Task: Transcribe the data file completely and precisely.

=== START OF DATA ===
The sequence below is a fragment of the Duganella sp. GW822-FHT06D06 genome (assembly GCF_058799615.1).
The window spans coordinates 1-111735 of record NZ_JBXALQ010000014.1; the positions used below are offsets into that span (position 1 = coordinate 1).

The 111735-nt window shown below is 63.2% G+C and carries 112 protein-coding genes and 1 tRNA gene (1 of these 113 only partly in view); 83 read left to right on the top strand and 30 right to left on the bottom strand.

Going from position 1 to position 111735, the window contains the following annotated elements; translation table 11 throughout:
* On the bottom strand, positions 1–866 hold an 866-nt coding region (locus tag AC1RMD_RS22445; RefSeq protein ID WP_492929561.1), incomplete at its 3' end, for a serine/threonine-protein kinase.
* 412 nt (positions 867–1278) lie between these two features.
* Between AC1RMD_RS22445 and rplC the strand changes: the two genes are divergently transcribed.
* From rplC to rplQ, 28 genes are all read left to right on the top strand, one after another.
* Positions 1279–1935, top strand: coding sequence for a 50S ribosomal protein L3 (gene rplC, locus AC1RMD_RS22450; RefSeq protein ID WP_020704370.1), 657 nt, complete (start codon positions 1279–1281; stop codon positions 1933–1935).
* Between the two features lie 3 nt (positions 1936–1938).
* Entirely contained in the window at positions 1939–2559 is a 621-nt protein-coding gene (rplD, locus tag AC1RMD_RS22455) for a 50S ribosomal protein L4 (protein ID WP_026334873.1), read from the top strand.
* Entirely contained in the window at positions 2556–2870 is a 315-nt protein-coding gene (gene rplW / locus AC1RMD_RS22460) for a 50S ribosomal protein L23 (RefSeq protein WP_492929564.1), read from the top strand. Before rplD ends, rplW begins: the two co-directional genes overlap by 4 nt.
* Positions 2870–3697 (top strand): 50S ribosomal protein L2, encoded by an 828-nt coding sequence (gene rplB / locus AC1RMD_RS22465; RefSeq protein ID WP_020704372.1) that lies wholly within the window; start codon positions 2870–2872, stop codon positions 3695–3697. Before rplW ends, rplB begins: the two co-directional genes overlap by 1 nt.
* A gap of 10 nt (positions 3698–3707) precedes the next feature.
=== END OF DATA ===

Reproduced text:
The sequence below is a fragment of the Duganella sp. GW822-FHT06D06 genome (assembly GCF_058799615.1).
The window spans coordinates 1-111735 of record NZ_JBXALQ010000014.1; the positions used below are offsets into that span (position 1 = coordinate 1).

The 111735-nt window shown below is 63.2% G+C and carries 112 protein-coding genes and 1 tRNA gene (1 of these 113 only partly in view); 83 read left to right on the top strand and 30 right to left on the bottom strand.

Going from position 1 to position 111735, the window contains the following annotated elements; translation table 11 throughout:
* On the bottom strand, positions 1–866 hold an 866-nt coding region (locus tag AC1RMD_RS22445; RefSeq protein ID WP_492929561.1), incomplete at its 3' end, for a serine/threonine-protein kinase.
* 412 nt (positions 867–1278) lie between these two features.
* Between AC1RMD_RS22445 and rplC the strand changes: the two genes are divergently transcribed.
* From rplC to rplQ, 28 genes are all read left to right on the top strand, one after another.
* Positions 1279–1935, top strand: coding sequence for a 50S ribosomal protein L3 (gene rplC, locus AC1RMD_RS22450; RefSeq protein ID WP_020704370.1), 657 nt, complete (start codon positions 1279–1281; stop codon positions 1933–1935).
* Between the two features lie 3 nt (positions 1936–1938).
* Entirely contained in the window at positions 1939–2559 is a 621-nt protein-coding gene (rplD, locus tag AC1RMD_RS22455) for a 50S ribosomal protein L4 (protein ID WP_026334873.1), read from the top strand.
* Entirely contained in the window at positions 2556–2870 is a 315-nt protein-coding gene (gene rplW / locus AC1RMD_RS22460) for a 50S ribosomal protein L23 (RefSeq protein WP_492929564.1), read from the top strand. Before rplD ends, rplW begins: the two co-directional genes overlap by 4 nt.
* Positions 2870–3697 (top strand): 50S ribosomal protein L2, encoded by an 828-nt coding sequence (gene rplB / locus AC1RMD_RS22465; RefSeq protein ID WP_020704372.1) that lies wholly within the window; start codon positions 2870–2872, stop codon positions 3695–3697. Before rplW ends, rplB begins: the two co-directional genes overlap by 1 nt.
* A gap of 10 nt (positions 3698–3707) precedes the next feature.